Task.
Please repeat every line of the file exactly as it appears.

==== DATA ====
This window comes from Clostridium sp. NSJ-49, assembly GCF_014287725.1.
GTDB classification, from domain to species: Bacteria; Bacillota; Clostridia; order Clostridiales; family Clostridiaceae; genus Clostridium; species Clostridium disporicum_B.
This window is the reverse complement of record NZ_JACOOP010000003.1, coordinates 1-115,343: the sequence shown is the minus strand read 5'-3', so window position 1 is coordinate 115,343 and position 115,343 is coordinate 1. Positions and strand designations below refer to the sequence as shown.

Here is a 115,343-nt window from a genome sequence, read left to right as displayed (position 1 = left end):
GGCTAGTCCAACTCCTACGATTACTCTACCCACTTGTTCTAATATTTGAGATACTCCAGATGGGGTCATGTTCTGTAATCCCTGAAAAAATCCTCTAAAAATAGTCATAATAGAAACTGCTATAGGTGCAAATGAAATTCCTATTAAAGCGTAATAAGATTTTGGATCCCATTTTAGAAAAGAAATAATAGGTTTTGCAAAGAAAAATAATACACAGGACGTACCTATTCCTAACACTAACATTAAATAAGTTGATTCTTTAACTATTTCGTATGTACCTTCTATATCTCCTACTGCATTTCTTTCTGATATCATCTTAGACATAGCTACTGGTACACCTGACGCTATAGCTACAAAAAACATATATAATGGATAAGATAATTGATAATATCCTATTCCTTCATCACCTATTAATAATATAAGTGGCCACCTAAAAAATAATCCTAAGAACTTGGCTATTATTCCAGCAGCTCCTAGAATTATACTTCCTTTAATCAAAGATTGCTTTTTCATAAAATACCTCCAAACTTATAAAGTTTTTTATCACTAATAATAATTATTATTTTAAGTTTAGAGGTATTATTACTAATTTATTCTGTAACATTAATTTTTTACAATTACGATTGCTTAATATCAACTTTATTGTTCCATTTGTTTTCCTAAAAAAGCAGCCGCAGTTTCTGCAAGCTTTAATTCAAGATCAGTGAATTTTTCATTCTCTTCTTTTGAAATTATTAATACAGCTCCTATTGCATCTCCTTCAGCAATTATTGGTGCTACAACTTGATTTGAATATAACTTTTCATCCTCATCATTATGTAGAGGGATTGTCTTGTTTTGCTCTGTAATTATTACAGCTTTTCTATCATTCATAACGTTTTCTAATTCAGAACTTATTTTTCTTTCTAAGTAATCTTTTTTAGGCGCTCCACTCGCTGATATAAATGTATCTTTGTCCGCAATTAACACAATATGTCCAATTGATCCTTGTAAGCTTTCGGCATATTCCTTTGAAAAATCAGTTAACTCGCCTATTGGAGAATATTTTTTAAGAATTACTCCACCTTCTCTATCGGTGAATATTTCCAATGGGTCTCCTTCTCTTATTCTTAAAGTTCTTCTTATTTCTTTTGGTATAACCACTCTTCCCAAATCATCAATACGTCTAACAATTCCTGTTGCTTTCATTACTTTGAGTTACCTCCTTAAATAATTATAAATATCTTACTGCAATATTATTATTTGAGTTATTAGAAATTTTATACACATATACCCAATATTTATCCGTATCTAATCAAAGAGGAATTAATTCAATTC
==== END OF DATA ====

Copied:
This window comes from Clostridium sp. NSJ-49, assembly GCF_014287725.1.
GTDB classification, from domain to species: Bacteria; Bacillota; Clostridia; order Clostridiales; family Clostridiaceae; genus Clostridium; species Clostridium disporicum_B.
This window is the reverse complement of record NZ_JACOOP010000003.1, coordinates 1-115,343: the sequence shown is the minus strand read 5'-3', so window position 1 is coordinate 115,343 and position 115,343 is coordinate 1. Positions and strand designations below refer to the sequence as shown.

Here is a 115,343-nt window from a genome sequence, read left to right as displayed (position 1 = left end):
GGCTAGTCCAACTCCTACGATTACTCTACCCACTTGTTCTAATATTTGAGATACTCCAGATGGGGTCATGTTCTGTAATCCCTGAAAAAATCCTCTAAAAATAGTCATAATAGAAACTGCTATAGGTGCAAATGAAATTCCTATTAAAGCGTAATAAGATTTTGGATCCCATTTTAGAAAAGAAATAATAGGTTTTGCAAAGAAAAATAATACACAGGACGTACCTATTCCTAACACTAACATTAAATAAGTTGATTCTTTAACTATTTCGTATGTACCTTCTATATCTCCTACTGCATTTCTTTCTGATATCATCTTAGACATAGCTACTGGTACACCTGACGCTATAGCTACAAAAAACATATATAATGGATAAGATAATTGATAATATCCTATTCCTTCATCACCTATTAATAATATAAGTGGCCACCTAAAAAATAATCCTAAGAACTTGGCTATTATTCCAGCAGCTCCTAGAATTATACTTCCTTTAATCAAAGATTGCTTTTTCATAAAATACCTCCAAACTTATAAAGTTTTTTATCACTAATAATAATTATTATTTTAAGTTTAGAGGTATTATTACTAATTTATTCTGTAACATTAATTTTTTACAATTACGATTGCTTAATATCAACTTTATTGTTCCATTTGTTTTCCTAAAAAAGCAGCCGCAGTTTCTGCAAGCTTTAATTCAAGATCAGTGAATTTTTCATTCTCTTCTTTTGAAATTATTAATACAGCTCCTATTGCATCTCCTTCAGCAATTATTGGTGCTACAACTTGATTTGAATATAACTTTTCATCCTCATCATTATGTAGAGGGATTGTCTTGTTTTGCTCTGTAATTATTACAGCTTTTCTATCATTCATAACGTTTTCTAATTCAGAACTTATTTTTCTTTCTAAGTAATCTTTTTTAGGCGCTCCACTCGCTGATATAAATGTATCTTTGTCCGCAATTAACACAATATGTCCAATTGATCCTTGTAAGCTTTCGGCATATTCCTTTGAAAAATCAGTTAACTCGCCTATTGGAGAATATTTTTTAAGAATTACTCCACCTTCTCTATCGGTGAATATTTCCAATGGGTCTCCTTCTCTTATTCTTAAAGTTCTTCTTATTTCTTTTGGTATAACCACTCTTCCCAAATCATCAATACGTCTAACAATTCCTGTTGCTTTCATTACTTTGAGTTACCTCCTTAAATAATTATAAATATCTTACTGCAATATTATTATTTGAGTTATTAGAAATTTTATACACATATACCCAATATTTATCCGTATCTAATCAAAGAGGAATTAATTCAATTC